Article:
Hondo


1h 24m 1954

Brief Synopsis

An Army man takes a widow and her son under his wing in Apache territory.

Film Details

Genre
Drama
Western
Release Date
Jan 4, 1954
Premiere Information
Houston opening: 25 Nov 1953; New York opening: week of 26 Nov 1953; Los Angeles opening: 25 Dec 1953
Production Company
Wayne-Fellows Productions, Inc.
Distribution Company
Warner Bros. Pictures, Inc.
Country
United States
Location
Camargo,Mexico
Screenplay Information
Based on the short story "The Gift of Cochise" by Louis L'Amour in Collier's (5 Jul 1952).

Technical Specs

Duration
1h 24m
Sound
Mono (RCA Sound System)
Color
Color (Warnercolor)
Theatrical Aspect Ratio
1.37 : 1
Film Length
7,532ft

Synopsis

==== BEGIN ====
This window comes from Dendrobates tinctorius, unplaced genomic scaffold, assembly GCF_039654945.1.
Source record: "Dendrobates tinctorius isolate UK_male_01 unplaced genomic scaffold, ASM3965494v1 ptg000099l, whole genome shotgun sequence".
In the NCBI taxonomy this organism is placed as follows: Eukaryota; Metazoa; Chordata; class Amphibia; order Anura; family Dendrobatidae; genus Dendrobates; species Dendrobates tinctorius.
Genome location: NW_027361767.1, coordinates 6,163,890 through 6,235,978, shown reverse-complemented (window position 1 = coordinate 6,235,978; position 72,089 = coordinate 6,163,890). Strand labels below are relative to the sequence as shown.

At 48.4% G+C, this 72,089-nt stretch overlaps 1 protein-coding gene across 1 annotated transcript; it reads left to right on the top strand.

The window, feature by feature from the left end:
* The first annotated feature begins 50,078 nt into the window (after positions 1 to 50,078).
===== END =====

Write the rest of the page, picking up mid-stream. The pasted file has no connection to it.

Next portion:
In the rugged Southwest of 1874, U.S. Cavalry dispatch rider Hondo Lane seeks refuge for himself and his dog Sam at Angie Lowe's ranch, after losing his horse in a battle with Apache Indians. While offering Hondo her hospitality and a horse, Angie tells him that she and her young son Johnny are expecting her husband Ed to return home at any moment. However, Hondo sees through her lie, and she later admits that Ed deserted her in the aftermath of an Indian uprising. After telling Angie that Apache Chief Vittoro has called a war council, Hondo tries to persuade Angie to leave the ranch before the next raid, but she refuses, insisting that the Apaches are friendly. Shortly after Hondo leaves Angie, Apaches surround her ranch and menace her. When Johnny tries to protect his mother by firing a gun at one of the Indians, Vittoro commends the boy's bravery and makes him a blood brother. Before leaving, Vittoro promises Angie that no harm will come to her now that Johnny is his blood brother. Meanwhile at the frontier post, Hondo is challenged to a fistfight by a poker player, who he later learns is Ed Lowe. Vittoro, who believes that Angie's husband is dead, returns to the Lowe ranch and demands that Angie choose one of his braves to be her new husband. Angie protests Vittoro's order, but the chief is determined to see Angie marry an Apache if her husband does not turn up. While Hondo makes his way back to the Lowe ranch, he discovers that Ed is following him. Hondo later saves Ed's life when they come under attack by the brother of Indian sub-chief Silva. However, Hondo kills Ed when he tries to shoot him in the back. Hondo then resumes his journey, but not before taking a tintype of Johnny from the dead man. Back on the trail, Hondo is captured by the Indians, and is tortured by Silva. When Vittoro discovers the tintype, he believes that Hondo is Johnny's father and orders a halt to the torture. Before freeing Hondo, though, Vittoro orders that he engage Silva in a knife fight to give Silva the opportunity to avenge the killing of his brother. Hondo is injured in the fight, but is delivered to Angie, who tells the chief that he is her husband. Before leaving the Lowe ranch, Silva exacts his revenge on Hondo by killing Sam. When a Cavalry unit arrives at the Lowe ranch, Hondo keeps his promise to Vittoro and refuses to help the men save the remaining settlers. Vittoro is killed in a battle with the Cavalry, and afterward, Silva becomes the new Apache chief. After killing Silva, Hondo takes Angie and Johnny to his ranch in California to begin a new life.